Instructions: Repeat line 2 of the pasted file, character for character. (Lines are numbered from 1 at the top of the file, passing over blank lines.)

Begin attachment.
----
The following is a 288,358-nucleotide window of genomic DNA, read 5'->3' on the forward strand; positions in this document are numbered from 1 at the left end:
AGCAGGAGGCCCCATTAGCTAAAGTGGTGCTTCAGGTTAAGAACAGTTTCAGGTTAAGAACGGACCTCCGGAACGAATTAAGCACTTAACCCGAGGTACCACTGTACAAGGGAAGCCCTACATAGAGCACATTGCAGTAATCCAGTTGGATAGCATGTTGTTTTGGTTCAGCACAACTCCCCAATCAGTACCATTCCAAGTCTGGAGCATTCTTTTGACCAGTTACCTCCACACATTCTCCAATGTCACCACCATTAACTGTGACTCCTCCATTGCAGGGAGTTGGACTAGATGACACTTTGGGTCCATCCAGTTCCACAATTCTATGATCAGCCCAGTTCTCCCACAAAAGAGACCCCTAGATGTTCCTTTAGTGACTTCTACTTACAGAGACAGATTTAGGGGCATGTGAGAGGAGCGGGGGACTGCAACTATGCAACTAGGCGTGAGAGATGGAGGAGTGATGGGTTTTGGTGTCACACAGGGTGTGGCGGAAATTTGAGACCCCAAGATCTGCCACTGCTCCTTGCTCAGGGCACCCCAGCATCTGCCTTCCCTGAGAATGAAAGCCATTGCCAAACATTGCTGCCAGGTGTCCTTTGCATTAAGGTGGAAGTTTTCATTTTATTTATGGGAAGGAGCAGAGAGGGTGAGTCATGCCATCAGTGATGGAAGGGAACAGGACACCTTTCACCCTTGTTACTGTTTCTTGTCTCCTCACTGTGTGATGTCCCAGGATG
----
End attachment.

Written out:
AGCAGGAGGCCCCATTAGCTAAAGTGGTGCTTCAGGTTAAGAACAGTTTCAGGTTAAGAACGGACCTCCGGAACGAATTAAGCACTTAACCCGAGGTACCACTGTACAAGGGAAGCCCTACATAGAGCACATTGCAGTAATCCAGTTGGATAGCATGTTGTTTTGGTTCAGCACAACTCCCCAATCAGTACCATTCCAAGTCTGGAGCATTCTTTTGACCAGTTACCTCCACACATTCTCCAATGTCACCACCATTAACTGTGACTCCTCCATTGCAGGGAGTTGGACTAGATGACACTTTGGGTCCATCCAGTTCCACAATTCTATGATCAGCCCAGTTCTCCCACAAAAGAGACCCCTAGATGTTCCTTTAGTGACTTCTACTTACAGAGACAGATTTAGGGGCATGTGAGAGGAGCGGGGGACTGCAACTATGCAACTAGGCGTGAGAGATGGAGGAGTGATGGGTTTTGGTGTCACACAGGGTGTGGCGGAAATTTGAGACCCCAAGATCTGCCACTGCTCCTTGCTCAGGGCACCCCAGCATCTGCCTTCCCTGAGAATGAAAGCCATTGCCAAACATTGCTGCCAGGTGTCCTTTGCATTAAGGTGGAAGTTTTCATTTTATTTATGGGAAGGAGCAGAGAGGGTGAGTCATGCCATCAGTGATGGAAGGGAACAGGACACCTTTCACCCTTGTTACTGTTTCTTGTCTCCTCACTGTGTGATGTCCCAGGATG